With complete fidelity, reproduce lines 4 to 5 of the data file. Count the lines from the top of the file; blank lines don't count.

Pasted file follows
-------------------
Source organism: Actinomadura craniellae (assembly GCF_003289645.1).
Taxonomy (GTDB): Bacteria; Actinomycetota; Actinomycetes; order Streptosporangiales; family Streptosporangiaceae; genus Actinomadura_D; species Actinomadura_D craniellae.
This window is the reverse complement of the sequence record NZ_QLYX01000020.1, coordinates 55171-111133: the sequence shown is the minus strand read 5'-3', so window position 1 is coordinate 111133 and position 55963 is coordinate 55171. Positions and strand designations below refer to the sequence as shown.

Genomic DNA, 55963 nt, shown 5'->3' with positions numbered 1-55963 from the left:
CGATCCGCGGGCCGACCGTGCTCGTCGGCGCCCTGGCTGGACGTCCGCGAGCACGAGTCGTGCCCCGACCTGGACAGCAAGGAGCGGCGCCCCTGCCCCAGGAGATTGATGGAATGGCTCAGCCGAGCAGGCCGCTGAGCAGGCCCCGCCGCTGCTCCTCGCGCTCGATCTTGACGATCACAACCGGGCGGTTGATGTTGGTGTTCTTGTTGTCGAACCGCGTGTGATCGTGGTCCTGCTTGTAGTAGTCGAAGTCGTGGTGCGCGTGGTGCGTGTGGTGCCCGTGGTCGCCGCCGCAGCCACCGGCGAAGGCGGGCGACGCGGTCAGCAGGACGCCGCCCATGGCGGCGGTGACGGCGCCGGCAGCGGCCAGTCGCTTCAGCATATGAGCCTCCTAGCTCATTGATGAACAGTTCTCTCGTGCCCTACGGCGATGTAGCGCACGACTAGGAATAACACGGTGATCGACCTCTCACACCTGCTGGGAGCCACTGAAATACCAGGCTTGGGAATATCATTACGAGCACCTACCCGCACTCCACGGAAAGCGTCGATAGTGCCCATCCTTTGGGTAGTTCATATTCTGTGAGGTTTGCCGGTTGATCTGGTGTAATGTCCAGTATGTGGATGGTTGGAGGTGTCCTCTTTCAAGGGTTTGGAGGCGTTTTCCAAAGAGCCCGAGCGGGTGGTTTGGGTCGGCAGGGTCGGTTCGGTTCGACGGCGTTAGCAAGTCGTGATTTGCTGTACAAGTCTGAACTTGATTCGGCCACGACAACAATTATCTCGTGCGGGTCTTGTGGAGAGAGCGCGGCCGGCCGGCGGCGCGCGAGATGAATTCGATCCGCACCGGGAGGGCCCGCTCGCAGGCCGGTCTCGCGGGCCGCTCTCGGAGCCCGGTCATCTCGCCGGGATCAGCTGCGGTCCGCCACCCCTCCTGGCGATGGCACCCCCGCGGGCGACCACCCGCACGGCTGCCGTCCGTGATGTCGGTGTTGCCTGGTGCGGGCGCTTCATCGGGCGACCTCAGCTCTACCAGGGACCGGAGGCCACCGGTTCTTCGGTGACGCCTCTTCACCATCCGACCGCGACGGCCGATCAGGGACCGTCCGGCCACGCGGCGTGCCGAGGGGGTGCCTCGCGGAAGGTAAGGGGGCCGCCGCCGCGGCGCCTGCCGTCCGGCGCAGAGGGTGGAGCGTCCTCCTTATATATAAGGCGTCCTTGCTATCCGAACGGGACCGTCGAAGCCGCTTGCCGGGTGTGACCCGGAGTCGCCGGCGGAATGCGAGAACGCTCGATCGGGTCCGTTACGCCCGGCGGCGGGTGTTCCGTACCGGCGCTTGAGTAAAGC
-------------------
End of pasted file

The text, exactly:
Genomic DNA, 55963 nt, shown 5'->3' with positions numbered 1-55963 from the left:
CGATCCGCGGGCCGACCGTGCTCGTCGGCGCCCTGGCTGGACGTCCGCGAGCACGAGTCGTGCCCCGACCTGGACAGCAAGGAGCGGCGCCCCTGCCCCAGGAGATTGATGGAATGGCTCAGCCGAGCAGGCCGCTGAGCAGGCCCCGCCGCTGCTCCTCGCGCTCGATCTTGACGATCACAACCGGGCGGTTGATGTTGGTGTTCTTGTTGTCGAACCGCGTGTGATCGTGGTCCTGCTTGTAGTAGTCGAAGTCGTGGTGCGCGTGGTGCGTGTGGTGCCCGTGGTCGCCGCCGCAGCCACCGGCGAAGGCGGGCGACGCGGTCAGCAGGACGCCGCCCATGGCGGCGGTGACGGCGCCGGCAGCGGCCAGTCGCTTCAGCATATGAGCCTCCTAGCTCATTGATGAACAGTTCTCTCGTGCCCTACGGCGATGTAGCGCACGACTAGGAATAACACGGTGATCGACCTCTCACACCTGCTGGGAGCCACTGAAATACCAGGCTTGGGAATATCATTACGAGCACCTACCCGCACTCCACGGAAAGCGTCGATAGTGCCCATCCTTTGGGTAGTTCATATTCTGTGAGGTTTGCCGGTTGATCTGGTGTAATGTCCAGTATGTGGATGGTTGGAGGTGTCCTCTTTCAAGGGTTTGGAGGCGTTTTCCAAAGAGCCCGAGCGGGTGGTTTGGGTCGGCAGGGTCGGTTCGGTTCGACGGCGTTAGCAAGTCGTGATTTGCTGTACAAGTCTGAACTTGATTCGGCCACGACAACAATTATCTCGTGCGGGTCTTGTGGAGAGAGCGCGGCCGGCCGGCGGCGCGCGAGATGAATTCGATCCGCACCGGGAGGGCCCGCTCGCAGGCCGGTCTCGCGGGCCGCTCTCGGAGCCCGGTCATCTCGCCGGGATCAGCTGCGGTCCGCCACCCCTCCTGGCGATGGCACCCCCGCGGGCGACCACCCGCACGGCTGCCGTCCGTGATGTCGGTGTTGCCTGGTGCGGGCGCTTCATCGGGCGACCTCAGCTCTACCAGGGACCGGAGGCCACCGGTTCTTCGGTGACGCCTCTTCACCATCCGACCGCGACGGCCGATCAGGGACCGTCCGGCCACGCGGCGTGCCGAGGGGGTGCCTCGCGGAAGGTAAGGGGGCCGCCGCCGCGGCGCCTGCCGTCCGGCGCAGAGGGTGGAGCGTCCTCCTTATATATAAGGCGTCCTTGCTATCCGAACGGGACCGTCGAAGCCGCTTGCCGGGTGTGACCCGGAGTCGCCGGCGGAATGCGAGAACGCTCGATCGGGTCCGTTACGCCCGGCGGCGGGTGTTCCGTACCGGCGCTTGAGTAAAGC